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JD Salinger, Terrence Mann, and Field of Dreams
09-16-2017, 05:33 PM,
#1
JD Salinger, Terrence Mann, and Field of Dreams
I was looking for something to watch on TV and found that one of my favorite movies of all time was on – Field of Dreams. We all know how easy it is to make connections between the Chase and other stories, poems, movies etc. whether or not there is any real connection or not. So bear with me and follow along. It is possible that “Field of Dreams” had an influence on Fenn’s designing the Thrill of the Case. Even if it had no direct influence, there are some compelling parallels IMO.

Field of Dreams was based on a novel by W.P. Kinsella titled “Shoeless Joe”. Kinsella’s working title for the novel was “The Kidnapping of J.D. Salinger”. The screenplay for the movie made several changes to the novel and the character Terence Mann (played by James Earl Jones) was created as the reclusive author because Salinger had threatened a lawsuit if his name was used. The name “Ray Kinsella” (the name of the protagonist in the movie) was a character in Salinger’s short story A Young Girl in 1941 With No Waist at All. Richard Kinsella was Holden Caulfield’s classmate in Catcher in the Rye. So when Fenn was exploring “Borders” and found J.D. Salinger, was he hinting at a connection to Field of Dreams? Maybe. Here are some interesting parallels:

To start with, building a baseball field in the middle of an Iowa cornfield and hiding a multimillion dollar treasure in the Rocky Mountains are about equal on the “crazy idea” scale. Why would anyone do such a thing?

What was Forrest hinting at in Important Literature when he was exploring “Borders” and TIME was thrown in the trash? He is exploring the borders between time and timelessness. The last sentence in the book: "I feel my life has been a rough draft of the place just ahead where the past will come alive again and all my experiences and friends through the years will meet me at the great banquet table of history. Then there will be no past.“

Those borders dissolve throughout Field of Dreams, visually shown when the ballplayers appear and disappear into the corn. Even more dramatically when Archie Graham the young ballplayer steps over the baseline into the present as elderly Doc Graham to save Ray’s daughter.

Think about Forrest’s idea about getting people back out into nature.
Terence Mann in Field of Dreams:
“Ray, people will come Ray. They'll come to Iowa for reasons they can't even fathom. They'll turn up your driveway not knowing for sure why they're doing it. They'll arrive at your door as innocent as children, longing for the past. … And they'll watch the game and it'll be as if they dipped themselves in magic waters. The memories will be so thick they'll have to brush them away from their faces. People will come Ray…. America has rolled by like an army of steamrollers. It has been erased like a blackboard, rebuilt and erased again. But baseball has marked the time. This field, this game: it's a part of our past, Ray. It reminds of us of all that once was good and it could be again. Oh... people will come Ray. People will most definitely come.”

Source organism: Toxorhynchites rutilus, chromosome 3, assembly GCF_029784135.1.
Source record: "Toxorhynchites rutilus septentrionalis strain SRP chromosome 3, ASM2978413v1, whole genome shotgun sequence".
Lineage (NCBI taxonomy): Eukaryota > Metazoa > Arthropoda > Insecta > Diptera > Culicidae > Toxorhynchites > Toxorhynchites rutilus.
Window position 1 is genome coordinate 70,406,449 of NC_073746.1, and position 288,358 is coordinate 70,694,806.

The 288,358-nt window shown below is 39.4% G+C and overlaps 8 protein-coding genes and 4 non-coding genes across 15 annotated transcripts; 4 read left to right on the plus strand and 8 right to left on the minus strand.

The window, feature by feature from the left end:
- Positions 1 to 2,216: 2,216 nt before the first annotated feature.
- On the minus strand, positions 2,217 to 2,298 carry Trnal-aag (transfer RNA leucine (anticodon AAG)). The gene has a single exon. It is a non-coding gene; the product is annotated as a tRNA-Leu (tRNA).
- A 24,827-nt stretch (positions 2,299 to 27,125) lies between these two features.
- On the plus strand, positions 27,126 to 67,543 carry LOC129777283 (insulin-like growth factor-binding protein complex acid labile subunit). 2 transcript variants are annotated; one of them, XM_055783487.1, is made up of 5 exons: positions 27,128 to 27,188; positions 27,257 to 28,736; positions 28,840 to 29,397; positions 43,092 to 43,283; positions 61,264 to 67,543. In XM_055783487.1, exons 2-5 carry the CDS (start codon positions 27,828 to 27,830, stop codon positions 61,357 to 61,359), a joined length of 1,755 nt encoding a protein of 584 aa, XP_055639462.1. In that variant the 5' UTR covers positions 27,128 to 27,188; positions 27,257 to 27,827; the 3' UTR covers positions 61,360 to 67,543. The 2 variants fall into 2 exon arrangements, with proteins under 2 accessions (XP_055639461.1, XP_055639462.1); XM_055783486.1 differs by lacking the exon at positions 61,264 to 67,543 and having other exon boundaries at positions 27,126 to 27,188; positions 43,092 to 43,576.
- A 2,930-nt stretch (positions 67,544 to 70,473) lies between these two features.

And there is the obvious parallel between the two with the theme of reunion and resolution between father and son. “If you build it, he will come.” “Ease his pain.” Forrest’s father died in 1987, Forrest was facing his own death in 1988. Field of Dreams was released in 1989. I suspect that Forrest’s special place, like Ray Kinsella’s baseball field, is a place where the boundary that separates time and timelessness is dissolved and he is able to spiritually connect to his father and others.
Reply
09-16-2017, 08:19 PM,
#2
RE: JD Salinger, Terrence Mann, and Field of Dreams
Good movie, good thread..
..
..
The right blaze..
...
Reply
09-16-2017, 08:25 PM,
#3
RE: JD Salinger, Terrence Mann, and Field of Dreams
(09-16-2017, 05:55 PM)resa Wrote: I read that he claimed his book wasn't influenced by the writings of others (correct me if I'm wrong),

Dunno what he claimed but the voice he used is basically Holden Caulfield's no matter what he claimed. He's claimed all sorts of manifestly false stuff.
Reply
09-16-2017, 08:48 PM,
#4
RE: JD Salinger, Terrence Mann, and Field of Dreams
(09-16-2017, 05:33 PM)Jack Wrote: I was looking for something to watch on TV and found that one of my favorite movies of all time was on – Field of Dreams. We all know how easy it is to make connections between the Chase and other stories, poems, movies etc. whether or not there is any real connection or not. So bear with me and follow along. It is possible that “Field of Dreams” had an influence on Fenn’s designing the Thrill of the Case. Even if it had no direct influence, there are some compelling parallels IMO.

Field of Dreams was based on a novel by W.P. Kinsella titled “Shoeless Joe”. Kinsella’s working title for the novel was “The Kidnapping of J.D. Salinger”. The screenplay for the movie made several changes to the novel and the character Terence Mann (played by James Earl Jones) was created as the reclusive author because Salinger had threatened a lawsuit if his name was used. The name “Ray Kinsella” (the name of the protagonist in the movie) was a character in Salinger’s short story A Young Girl in 1941 With No Waist at All. Richard Kinsella was Holden Caulfield’s classmate in Catcher in the Rye. So when Fenn was exploring “Borders” and found J.D. Salinger, was he hinting at a connection to Field of Dreams? Maybe. Here are some interesting parallels: